|Congressional Boundaries||Drawn by independent redistricting commission|
|State Boundaries||Drawn by independent redistricting commission|
Census-related Redistricting Timeline Delays
|Final Map Deadline||2021-11-15|
State LegislativeAlert: Guarded
|Final Map Deadline||2021-11-15|
Washington's state legislative and congressional districts are drawn by a five-member Redistricting Commission. The first four members are selected by the four legislative leaders, and they collectively select a fifth non-voting member who serves as chair. The redistricting commission submits its plans to the Legislature, which may amend them if two-thirds of each house approves the amendment within thirty days.
In addition to the federal requirements of one person, one vote and the Voting Rights Act, Washington’s state constitution (Art. II §§ 6, 43) requires that state legislative and congressional districts be compact and contiguous, and prohibits favoring or discriminating against any political party or group. Washington’s state statutes (Code § 44.05.090) also require that districts preserve political subdivisions, preserve communities of interest, and be drawn to promote competitiveness.
In 2019, Washington passed SB 5287 ending the practice of prison gerrymandering and reassigning currently incarcerated populations to their last-known place of residence for the purpose of redistricting.
Washington’s state statutes (Code § 44.05.080) require the commission to hold public meetings and preserve its records, as well as publish a report with the final plan that includes explanations of the criteria used. In the last redistricting cycle, the commission also held eighteen public forums between May and August 2011. It is likely that there will be similar opportunities for public input in 2021.
Washington has significant Asian, Latino, African-American, and Native American populations, raising concerns of fair representation under the Voting Rights Act and the Constitution. In the last redistricting cycle, a number of advocacy groups, activists, and citizens pushed for the creation of Washington’s first majority-minority district in order to achieve more representation for growing communities of color.
A bill, HB2575, was introduced to improve the Washington commission's public hearing and transparency requirements. This bill passed through the state House 57-41, but died in committee upon the Legislature's adjournment. It may still serve as a template for future reform efforts.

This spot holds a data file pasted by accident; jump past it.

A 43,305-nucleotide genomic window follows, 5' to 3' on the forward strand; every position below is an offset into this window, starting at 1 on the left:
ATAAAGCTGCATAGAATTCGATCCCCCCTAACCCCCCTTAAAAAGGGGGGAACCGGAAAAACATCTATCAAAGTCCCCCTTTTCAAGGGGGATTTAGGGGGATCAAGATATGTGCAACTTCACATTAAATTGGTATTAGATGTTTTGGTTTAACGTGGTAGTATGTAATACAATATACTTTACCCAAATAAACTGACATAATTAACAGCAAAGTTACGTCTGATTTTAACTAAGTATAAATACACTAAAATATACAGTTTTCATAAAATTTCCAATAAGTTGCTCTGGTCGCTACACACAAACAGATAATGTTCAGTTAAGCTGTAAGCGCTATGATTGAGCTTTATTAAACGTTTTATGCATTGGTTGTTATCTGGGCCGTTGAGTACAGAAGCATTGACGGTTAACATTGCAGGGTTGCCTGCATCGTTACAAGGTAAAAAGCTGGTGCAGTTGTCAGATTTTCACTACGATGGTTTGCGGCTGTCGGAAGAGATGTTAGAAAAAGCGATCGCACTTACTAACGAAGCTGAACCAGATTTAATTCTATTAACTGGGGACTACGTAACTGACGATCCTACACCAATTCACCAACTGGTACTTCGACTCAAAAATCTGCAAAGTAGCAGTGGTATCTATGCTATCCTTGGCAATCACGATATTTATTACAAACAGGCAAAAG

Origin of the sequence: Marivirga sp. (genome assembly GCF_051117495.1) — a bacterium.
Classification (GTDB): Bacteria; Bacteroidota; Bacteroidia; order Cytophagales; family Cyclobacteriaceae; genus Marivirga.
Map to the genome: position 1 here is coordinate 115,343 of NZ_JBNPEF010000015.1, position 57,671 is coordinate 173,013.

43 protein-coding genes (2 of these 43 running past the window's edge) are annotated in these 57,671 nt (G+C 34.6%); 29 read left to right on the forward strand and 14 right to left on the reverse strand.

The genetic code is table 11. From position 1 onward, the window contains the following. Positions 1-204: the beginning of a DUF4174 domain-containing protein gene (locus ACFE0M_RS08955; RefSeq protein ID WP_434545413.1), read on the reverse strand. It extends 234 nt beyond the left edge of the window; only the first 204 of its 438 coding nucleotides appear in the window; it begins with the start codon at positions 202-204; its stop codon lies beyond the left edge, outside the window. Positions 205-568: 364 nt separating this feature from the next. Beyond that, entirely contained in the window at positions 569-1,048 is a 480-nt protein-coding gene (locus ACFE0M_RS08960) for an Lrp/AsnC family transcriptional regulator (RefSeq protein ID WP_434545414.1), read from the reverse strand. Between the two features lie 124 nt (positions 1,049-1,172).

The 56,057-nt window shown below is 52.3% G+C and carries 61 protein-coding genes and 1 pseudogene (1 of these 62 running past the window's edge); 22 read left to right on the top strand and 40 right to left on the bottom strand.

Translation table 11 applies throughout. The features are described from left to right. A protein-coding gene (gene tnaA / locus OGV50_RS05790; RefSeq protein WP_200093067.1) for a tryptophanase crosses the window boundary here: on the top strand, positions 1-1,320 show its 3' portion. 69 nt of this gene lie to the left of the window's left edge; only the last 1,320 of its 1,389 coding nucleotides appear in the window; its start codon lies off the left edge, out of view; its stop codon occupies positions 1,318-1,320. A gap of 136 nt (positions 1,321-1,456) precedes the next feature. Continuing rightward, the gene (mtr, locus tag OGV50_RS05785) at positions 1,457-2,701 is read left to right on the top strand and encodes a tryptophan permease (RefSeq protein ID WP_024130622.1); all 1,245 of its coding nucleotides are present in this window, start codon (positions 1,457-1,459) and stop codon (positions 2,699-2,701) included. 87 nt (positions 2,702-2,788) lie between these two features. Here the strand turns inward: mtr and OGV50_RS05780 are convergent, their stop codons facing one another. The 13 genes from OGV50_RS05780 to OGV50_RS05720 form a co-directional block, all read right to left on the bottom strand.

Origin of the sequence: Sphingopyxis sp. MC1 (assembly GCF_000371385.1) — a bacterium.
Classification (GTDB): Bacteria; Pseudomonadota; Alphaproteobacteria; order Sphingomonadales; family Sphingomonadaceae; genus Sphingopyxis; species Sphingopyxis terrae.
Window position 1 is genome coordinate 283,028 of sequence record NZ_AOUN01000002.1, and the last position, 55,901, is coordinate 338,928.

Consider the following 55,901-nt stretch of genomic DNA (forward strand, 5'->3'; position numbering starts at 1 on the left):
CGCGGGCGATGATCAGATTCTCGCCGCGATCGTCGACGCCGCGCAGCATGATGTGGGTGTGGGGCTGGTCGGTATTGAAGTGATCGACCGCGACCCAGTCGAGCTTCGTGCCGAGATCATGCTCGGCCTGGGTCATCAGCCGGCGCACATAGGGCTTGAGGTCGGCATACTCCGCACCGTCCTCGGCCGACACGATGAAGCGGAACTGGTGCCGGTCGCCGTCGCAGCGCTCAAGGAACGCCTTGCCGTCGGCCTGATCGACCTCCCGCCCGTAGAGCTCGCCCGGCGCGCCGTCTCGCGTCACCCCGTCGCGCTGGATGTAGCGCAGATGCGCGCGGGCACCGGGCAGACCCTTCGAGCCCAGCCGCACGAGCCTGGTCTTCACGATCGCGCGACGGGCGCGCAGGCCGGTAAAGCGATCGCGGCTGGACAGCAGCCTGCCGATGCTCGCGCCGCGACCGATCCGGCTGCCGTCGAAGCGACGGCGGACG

- This bill sought to improve the public input and transparency requirements for Washington's independent commission process. For public input, this bill would have required two rounds of public hearings: ten before a preliminary plan is drawn and ten after. At least one hearing would have been held per congressional district, set up with technology to allow for virtual participation.
- On the transparency side, this bill would have required that the commission release a preliminary plan 30 days before starting the second round of public hearings. After these hearings, it also would have to release a "reasonably final plan at least seven days before final approval" and a report with detailed information about each plan.
- Lastly, this bill would have required the creation of a website for the commission to disseminate information about the commission and its schedule. This website would have served as a repository for commission meeting documents, transcripts, and video archives, draft plans, and redistricting data, as well as a place for the public to submit comments and map proposals.
In 2021, participate in the Commission’s public input process.
- Obtain Washington redistricting data from OpenPrecincts.
- Start to plan out what defines your community – whether it’s a shared economic interest, school districts, or other social or other cultural, historical, or economic interests – and how that can be represented on a map. This will come in handy once the commission starts collecting feedback.
- Use software tools such as Dave's Redistricting App and Districtr to draw district maps showing either (a) what a fair map would look like, or (b) where the community you believe should be better represented is located.